May 11, 1864
Battle of Spotsylvania
May 8-21, 1864
Day 4: Light fighting ranges along the two armies’ line throughout this day. Gen. Lee suspects that Grant is planning another flanking maneuver---this time on Lee’s right---and so he withdraws his artillery from his left and from the Mule Shoe in the center, to send to the right. Grant does order Hancock to counter-march, but only as far as the center, to prepare for a grand assault on the Mule Shoe salient, this time with a whole corps, and Burnside applying pressure to the east side of the salient.
---Battle of Yellow Tavern, Virginia: In one of the significant cavalry battles of the war, Sheridan’s cavalry corps approaches this place and finds J.E.B. Stuart’s troopers there, blocking the road to Richmond. Sheridan has already captured most of Lee’s wagon train and destroyed it, thus putting the Army of Northern Virginia at great risk for lack of supplies. Sheridan pushed southward at a speed the Rebels were not used to. Stuart tries to block him from crossing the North Anna River, and fails---and then rides hard to hopefully intercept him before he crosses the Chickahominy, just north of Richmond. Stuart has with him only three brigades (under Fitz Lee, Gordon, and Lomax), about 4,500 men, while Sheridan has over 10,000, in three divisions. On this date, Stuart arrives here before the Yankees do, and deploys his men. Federal Gen. Wesley Merritt arrives with his division of blue troopers, dismounts his men, and advances on foot. The Federals bash in Lomax’s line, and capture 200 Rebels. Lomax falls back on Fitz Lee’s line. Stuart sends back to Richmond for reinforcements, and is told that two brigades of infantry are on their way. Sheridan then orders a sabre charge on the Confederates, led by Brig. Gen. George A. Custer and his brigade of Michigander regiments---his “wolverines.” Custer’s men smash into Stuart’s artillery, and the Confederate line begins to fray noticeably. As the Federals capture the guns, Stuart counterattacks with the only troops nearby: K Troop of the 1st Virginia Cavalry, his old regiment. But Stuart is shot in the engagement, and his men take him back to seek medical attention. Mortally wounded, Stuart is borne back by ambulance. Union Victory.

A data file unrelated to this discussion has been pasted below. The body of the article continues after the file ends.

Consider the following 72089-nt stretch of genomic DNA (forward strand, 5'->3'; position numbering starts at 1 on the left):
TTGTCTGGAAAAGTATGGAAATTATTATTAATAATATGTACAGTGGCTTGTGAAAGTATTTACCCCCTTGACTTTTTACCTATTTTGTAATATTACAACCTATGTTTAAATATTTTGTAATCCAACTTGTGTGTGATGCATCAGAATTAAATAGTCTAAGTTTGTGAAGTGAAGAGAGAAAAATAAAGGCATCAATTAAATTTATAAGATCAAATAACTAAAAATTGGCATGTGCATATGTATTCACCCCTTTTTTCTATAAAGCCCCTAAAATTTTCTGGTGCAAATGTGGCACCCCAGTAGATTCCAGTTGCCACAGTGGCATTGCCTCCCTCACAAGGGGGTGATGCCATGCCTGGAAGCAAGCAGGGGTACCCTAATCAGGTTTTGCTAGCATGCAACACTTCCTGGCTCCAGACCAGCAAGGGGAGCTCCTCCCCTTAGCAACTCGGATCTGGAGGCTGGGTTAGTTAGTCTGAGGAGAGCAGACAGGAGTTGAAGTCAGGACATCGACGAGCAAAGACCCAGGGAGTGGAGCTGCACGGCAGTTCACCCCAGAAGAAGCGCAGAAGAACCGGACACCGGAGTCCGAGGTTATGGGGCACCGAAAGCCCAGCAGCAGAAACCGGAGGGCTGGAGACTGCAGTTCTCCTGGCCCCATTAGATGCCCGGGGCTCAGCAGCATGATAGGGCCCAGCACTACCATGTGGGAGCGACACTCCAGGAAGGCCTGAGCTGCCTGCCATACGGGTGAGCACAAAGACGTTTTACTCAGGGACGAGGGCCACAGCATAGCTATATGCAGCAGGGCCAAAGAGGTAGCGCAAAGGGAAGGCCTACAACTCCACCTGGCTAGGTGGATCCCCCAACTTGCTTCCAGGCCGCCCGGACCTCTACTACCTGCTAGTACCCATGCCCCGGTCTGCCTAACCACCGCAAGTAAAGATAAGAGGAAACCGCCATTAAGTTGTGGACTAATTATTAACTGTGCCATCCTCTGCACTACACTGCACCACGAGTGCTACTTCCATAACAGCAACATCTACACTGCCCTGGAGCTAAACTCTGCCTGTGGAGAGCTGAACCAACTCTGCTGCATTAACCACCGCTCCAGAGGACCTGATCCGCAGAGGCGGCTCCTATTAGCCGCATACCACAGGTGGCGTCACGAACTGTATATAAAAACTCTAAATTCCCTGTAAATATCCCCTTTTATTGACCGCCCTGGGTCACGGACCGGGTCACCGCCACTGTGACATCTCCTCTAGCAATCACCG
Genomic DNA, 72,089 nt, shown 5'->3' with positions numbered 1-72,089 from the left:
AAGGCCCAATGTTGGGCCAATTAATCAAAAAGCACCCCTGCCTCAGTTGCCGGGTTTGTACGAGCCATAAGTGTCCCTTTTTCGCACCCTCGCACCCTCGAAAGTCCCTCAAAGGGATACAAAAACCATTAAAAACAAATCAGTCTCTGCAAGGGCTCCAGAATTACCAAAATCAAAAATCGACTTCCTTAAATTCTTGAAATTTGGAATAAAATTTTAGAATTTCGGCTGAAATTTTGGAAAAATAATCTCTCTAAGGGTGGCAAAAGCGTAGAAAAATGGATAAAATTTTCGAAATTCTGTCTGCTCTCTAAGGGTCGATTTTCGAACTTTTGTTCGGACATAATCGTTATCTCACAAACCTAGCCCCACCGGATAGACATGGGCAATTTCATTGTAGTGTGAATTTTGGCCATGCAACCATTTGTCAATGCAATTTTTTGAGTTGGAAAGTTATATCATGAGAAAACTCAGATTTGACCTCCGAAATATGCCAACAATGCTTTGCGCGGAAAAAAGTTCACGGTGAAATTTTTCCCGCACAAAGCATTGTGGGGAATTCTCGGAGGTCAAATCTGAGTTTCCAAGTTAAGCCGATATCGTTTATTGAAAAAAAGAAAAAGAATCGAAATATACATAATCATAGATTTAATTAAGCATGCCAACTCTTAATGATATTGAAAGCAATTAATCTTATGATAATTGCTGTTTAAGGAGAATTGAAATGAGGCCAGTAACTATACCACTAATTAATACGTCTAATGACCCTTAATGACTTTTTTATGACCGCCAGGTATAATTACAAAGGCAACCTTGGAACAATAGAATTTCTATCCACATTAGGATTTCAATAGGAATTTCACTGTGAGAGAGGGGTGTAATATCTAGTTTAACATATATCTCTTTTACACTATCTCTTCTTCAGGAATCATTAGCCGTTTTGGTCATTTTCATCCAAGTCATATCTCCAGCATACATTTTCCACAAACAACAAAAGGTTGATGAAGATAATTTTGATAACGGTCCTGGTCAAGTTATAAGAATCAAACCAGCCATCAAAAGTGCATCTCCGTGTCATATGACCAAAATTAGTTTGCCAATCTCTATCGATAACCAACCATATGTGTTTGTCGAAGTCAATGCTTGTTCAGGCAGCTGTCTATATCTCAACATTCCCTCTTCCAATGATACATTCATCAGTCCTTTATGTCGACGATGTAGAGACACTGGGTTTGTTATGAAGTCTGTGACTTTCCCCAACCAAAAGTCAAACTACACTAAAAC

---Secretary of War, Edwin Stanton, writes to Maj. Gen. Dix and reveals Grant’s state plan to keep the pressure on Lee:
WAR DEPARTMENT, May 11, 1864-11.30 p. m.
Dispatches from General Grant, dated at 8 o'clock this morning, have just reached this Department. He says: "We have now ended the sixth day of very heavy fighting. The result to this time is much in our favor. Our losses have been heavy as well as those of the enemy. I think the loss of the enemy must be greater. We have taken over 5,000 prisoners in battle, whilst he has taken from us but few, except stragglers. I propose to fight it out on this line if it takes all summer." The Government is sparing no pains to support him.
EDWIN M. STANTON,
Secretary of War